The company touts its "60-second setup": you plug the camera into your computer via USB, select your Wi-Fi network, and name the camera, and your Dropcam HD is online and ready for viewing. While it may have taken closer to 90 seconds, I can attest that setup was, in fact, just that simple. Just as importantly, when the camera goes offline due to a power failure or dropped Internet connection, when it comes back on, the camera automatically joins your wireless network and comes back to life. The earlier version wasn't as reliable.
The camera is AC-powered so it's always on (unless you have a power outage, of course) and a night vision mode turns on automatically when a room darkens, so you can capture video even in poorly lit environments. That said, in total darkness it becomes useless, though sound still comes through.
You can "talk back" with the two-way audio feature, but there can be a slight delay, so it's not exactly like having a Skype conversation. A couple of times I managed to scare my kids remotely. I don't have pets, but people have be known to tell their dogs to get off the couch from afar, which must be fun.
Finally, with the digital zoom, you can "pick which part of the room to focus on." However, as with most digital zooms, you lose some sharpness, but it works.
Dropcam's pricing for its service remains the same. You get free real-time viewing from a computer or mobile device -- there are free iOS and Android apps available that work quite well, though a native iPad app isn't available quite yet -- plus free e-mail and push motion/sound alerts. But if you want DVR functionality, you have to step up to the company's premium service, which costs $9.95 a month.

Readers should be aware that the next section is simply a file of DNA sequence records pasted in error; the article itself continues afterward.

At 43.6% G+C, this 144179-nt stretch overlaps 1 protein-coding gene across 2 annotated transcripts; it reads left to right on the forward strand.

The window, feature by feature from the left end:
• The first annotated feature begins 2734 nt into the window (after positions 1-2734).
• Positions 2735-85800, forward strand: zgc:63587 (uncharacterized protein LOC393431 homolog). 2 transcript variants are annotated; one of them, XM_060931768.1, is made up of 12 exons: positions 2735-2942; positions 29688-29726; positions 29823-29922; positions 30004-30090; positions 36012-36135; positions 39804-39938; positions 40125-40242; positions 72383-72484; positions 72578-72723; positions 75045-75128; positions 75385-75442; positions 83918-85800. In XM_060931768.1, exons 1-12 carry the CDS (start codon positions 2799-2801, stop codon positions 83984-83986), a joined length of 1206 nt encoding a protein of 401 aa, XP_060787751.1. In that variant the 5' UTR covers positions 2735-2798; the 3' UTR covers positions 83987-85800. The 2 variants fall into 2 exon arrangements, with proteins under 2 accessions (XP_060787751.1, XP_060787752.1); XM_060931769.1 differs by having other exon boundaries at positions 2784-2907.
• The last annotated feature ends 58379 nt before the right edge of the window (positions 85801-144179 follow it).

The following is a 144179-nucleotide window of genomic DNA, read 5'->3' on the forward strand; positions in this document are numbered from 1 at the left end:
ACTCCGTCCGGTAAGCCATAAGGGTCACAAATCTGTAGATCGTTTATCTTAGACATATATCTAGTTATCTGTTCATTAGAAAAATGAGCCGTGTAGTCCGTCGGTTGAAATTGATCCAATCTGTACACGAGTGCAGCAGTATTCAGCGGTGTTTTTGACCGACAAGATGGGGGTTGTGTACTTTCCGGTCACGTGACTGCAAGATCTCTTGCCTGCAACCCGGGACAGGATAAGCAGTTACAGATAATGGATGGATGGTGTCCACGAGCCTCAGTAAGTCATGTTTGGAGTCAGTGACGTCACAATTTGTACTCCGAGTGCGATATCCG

With that DVR service, Dropcam stores up to 30 days of video on its servers, so you can look back through a month's worth of "motion" events. The company says, "All video is encrypted using bank-level security standards to ensure user privacy."
There are plenty of IP cameras out there that allow you to view a location remotely, but few offer as simple a setup or as elegant an interface as the Dropcam (I include the mobile apps in this). I wouldn't quite go so far as to call it the Apple of video-monitoring services, but much like Sonos has in the wireless multiroom audio space, Dropcam has created a consumer-friendly solution that you don't have to be a tech expert to get up and running.
While the camera had some kinks in the early going, they've been resolved, and the image quality is quite decent. Currently, Dropcam doesn't have an all-weather version that would allow you to place the camera outside, but I suspect one is in the works.
You could quibble over the price, but seeing that you get free basic real-time monitoring (mobile and desktop) with the purchase of the camera, it's pretty reasonable and less expensive compared with other, more "professional" surveillance camera systems. It's also easy to add additional cameras to your account.
While the Dropcam isn't perfect and its performance will vary according to your network and existing equipment, my impression after using it for several months is that it's gradually getting better as Dropcam continues to tweak its software. I have no problem recommending it to someone looking for a video surveillance system that's easy to use, relatively affordable and reliable, and offers decent image quality, plus sound.